Years ago – between husbands and before online dating – I tried my luck at the personal ads. I met a couple of tolerable fellows but there was no chemistry so the bunsen burner was snuffed out quickly. The most memorable date, however, was with a guy I’ll call “Gil”. We arranged to meet at a restaurant.
During our meal, Gil was in a fidget-frenzy. He kept lining up his cutlery, rearranging our water glasses, his napkin, my side plate. He squared off the menu to the edge of the table. As a conversationalist, the adjective “frantic” comes to mind. Even though all signals screamed “bail!”, our date included plans to attend a jazz concert afterwards, so I figured I could endure the slightly unhinged Gil for another few hours.
He offered to drive to the theatre. And that’s when just odd morphed to spectacularly disturbing. The seats of his car – actually, every interior surface – was covered in red terrycloth. Worse –stained red terrycloth.
Inexplicably, I did get in the car. Gil slipped into the driver’s seat, turned and grabbed a loose towel off the back seat. I watched gob-smacked as he wrapped it round his neck, then tucked it into his collar – it kind of looked like a pleated lobster bib. He reached in front of me – now in the passenger seat, sizing up door handle and locks for an impending escape – and opened the glove compartment. He extracted an apple and started to chomp noisily – and wetly – on it. Gil wiped his mouth with his ample towel bib. I must have been gawking; he explained he always liked “something sweet” after dinner. He winked.
Gil, the apple was a minor horror when compared to your indecent gesture and verry scarry terry.
I don’t remember how I extricated myself from the rest of the date, but I bolted from the car, leaving Lobster Gil happily gnawing on his apple. To this day, show me a red towel and like a bull, I’ll have no choice but to gore you.
I am reflecting on this – with a shudder – as I read this news bulletin: “Vancouver women are ranked the pickiest daters in Canada.”
Apparently, there are more people online dating in Vancouver than anywhere else in the world, but that doesn’t translate to the guys getting the girls. According to a survey from an online dating site, Vancouver men have the hardest time getting a date through online sites.
For Vancouver’s single ladies, it’s all about screening.
Which brings me to a wonderful friend of mine who’s fun, fabulous and 50+. She decided to try her luck with Plenty of Fish (POF), one of Canada’s largest free online dating sites. She completed the “Relationship Chemistry Predictor”, which, claims POF, measures five dimensions of personality needed to build a “long lasting stable relationship.” My personal favourite dimension is what POF calls “easygoingness”. I didn’t know this was a word, never mind a personality trait.
After answering all the profile questions, she waited while the system, using its top-secret, patented algorithm, mined its “extensive databank” to yield suitable matches that “a user will most likely date and maybe marry!”
So far, POF has reeled in a boatload of bupkis.
Looking at the responses to her ad, there are just so many questions, including: (1) doesn’t your computer have spellcheck? What the hell is a tree strump? (2) Are you illiterate? “You will know everything about me when we met.” Huh? How is this time travel possible? And (3) Why did you make no effort to post a decent picture of yourself? Mr. “The Darker the Berry, the Sweeter the Fruit”, I’m talking to you: is posing in your dirty galley kitchen with the open door to the john behind you, wearing a soiled wife-beater, you at your most charming? If so, there’s faint hope of “romantic walks along the beach”, Sea Slug.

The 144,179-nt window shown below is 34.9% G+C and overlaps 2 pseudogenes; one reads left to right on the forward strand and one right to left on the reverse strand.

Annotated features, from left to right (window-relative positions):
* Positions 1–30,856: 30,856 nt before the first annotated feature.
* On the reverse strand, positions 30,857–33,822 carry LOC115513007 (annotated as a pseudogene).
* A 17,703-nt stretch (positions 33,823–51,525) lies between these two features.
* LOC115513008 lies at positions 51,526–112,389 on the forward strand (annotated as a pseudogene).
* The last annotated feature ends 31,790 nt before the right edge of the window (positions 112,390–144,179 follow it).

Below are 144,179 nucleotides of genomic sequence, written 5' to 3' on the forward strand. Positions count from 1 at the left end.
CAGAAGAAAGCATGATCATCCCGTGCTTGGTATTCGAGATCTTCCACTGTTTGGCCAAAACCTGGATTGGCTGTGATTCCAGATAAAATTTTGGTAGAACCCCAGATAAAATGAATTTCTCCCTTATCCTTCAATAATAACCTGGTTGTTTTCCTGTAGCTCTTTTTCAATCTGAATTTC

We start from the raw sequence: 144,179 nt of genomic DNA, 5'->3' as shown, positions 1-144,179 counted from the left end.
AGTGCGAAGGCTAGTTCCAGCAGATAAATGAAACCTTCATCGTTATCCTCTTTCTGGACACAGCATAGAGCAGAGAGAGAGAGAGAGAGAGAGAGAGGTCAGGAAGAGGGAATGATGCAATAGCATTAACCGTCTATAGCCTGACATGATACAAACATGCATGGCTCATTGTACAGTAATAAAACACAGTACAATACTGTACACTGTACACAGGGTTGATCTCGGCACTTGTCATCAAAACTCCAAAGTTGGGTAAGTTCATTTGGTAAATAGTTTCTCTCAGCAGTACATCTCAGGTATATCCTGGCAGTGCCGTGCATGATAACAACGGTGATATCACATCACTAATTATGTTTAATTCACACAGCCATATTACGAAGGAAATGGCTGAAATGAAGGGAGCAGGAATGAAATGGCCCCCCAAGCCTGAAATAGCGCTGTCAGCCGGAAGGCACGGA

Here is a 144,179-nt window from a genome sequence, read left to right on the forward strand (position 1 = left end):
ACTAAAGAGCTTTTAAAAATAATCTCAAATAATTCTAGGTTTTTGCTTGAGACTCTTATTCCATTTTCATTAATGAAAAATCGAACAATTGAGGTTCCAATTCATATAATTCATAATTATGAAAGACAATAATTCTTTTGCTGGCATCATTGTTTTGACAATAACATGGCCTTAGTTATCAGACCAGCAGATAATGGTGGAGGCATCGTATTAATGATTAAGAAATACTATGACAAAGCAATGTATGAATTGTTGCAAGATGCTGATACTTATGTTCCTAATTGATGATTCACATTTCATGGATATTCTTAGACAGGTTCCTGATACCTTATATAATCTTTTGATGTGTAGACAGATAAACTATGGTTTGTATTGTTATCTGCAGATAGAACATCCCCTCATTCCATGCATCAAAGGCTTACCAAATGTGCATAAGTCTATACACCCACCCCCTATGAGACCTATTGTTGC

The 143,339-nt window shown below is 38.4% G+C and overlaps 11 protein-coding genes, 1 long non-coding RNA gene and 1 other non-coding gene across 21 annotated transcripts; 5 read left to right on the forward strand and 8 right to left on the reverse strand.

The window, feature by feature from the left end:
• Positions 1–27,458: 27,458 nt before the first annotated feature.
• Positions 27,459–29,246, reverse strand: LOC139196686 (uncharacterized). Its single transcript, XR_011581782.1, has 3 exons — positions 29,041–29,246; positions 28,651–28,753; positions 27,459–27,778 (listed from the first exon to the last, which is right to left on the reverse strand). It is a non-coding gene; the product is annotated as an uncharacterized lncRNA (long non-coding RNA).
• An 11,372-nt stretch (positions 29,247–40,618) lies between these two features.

Three of the POF “love matches” selected for my smart, eloquent gal-pal are exceptionally comical. I could not possibly make these any funnier than they are in the hopeful suitors’ own words…
This seductive narrative from Match #1:
Always smile even during bad days. I like piano bars, dine and dancing or intimate parties with friends and family, I am basically a family guy with a touch of night boddy.
You will know everything about me when we met. For fun I most likely get together with friends, go for a drink and chat, dancing or just diner with some live music pick or camping on summer. On our First Date I want to find a woman to be her man for company, the perfect friend and perhaps lover or maybe even live partner. This could happen anywhere but must likely in a nice restaurant with delicious dinner some wine romantic set up and some music for dancing, long conversation good communication, connection and relaxed atmosphere. I like to sing.
Ahh, good thing he likes to sing. And agreed, “long conversation good communication” is definitely easier with a live partner.
Match #2 provided a lengthy list of his interests, but these ones popped:
– walking barefoot for weeks
– holding you close camping for months on the most beautiful beach
– space ship maker
– magic maker
– rent free living
– teaching small children how to fall down mountains
– drumming around the fire for hours
– creating love kitchens
– snow flakes
Walking barefoot for weeks? Camping for months? What are you, unemployed? Oh, yeah, see “rent free living”.
Match #3 eschewed lists for this more prosaic pitch:
We meet at a great free trade Cafe…
Fall absolutely instantly, in love, with each other.
I talk you, into leaving the city.
And travel, with me, to the great, Haida Gwaii.
Build a beautiful house, out of a 700 year old, tree strump.
Make clothes, out of leaves…
Roll around tree strumps and wonder why?
The rain, that fell last night… made me fall in love with you.
As my friend put it, “You, want me, to, live, in, a 700, year old, strump and wear, leaves for, clothes? If I end up rolling around tree strumps I’ll tell you why – I’ve had a serious stroke.
Any surprise these catches are still single?
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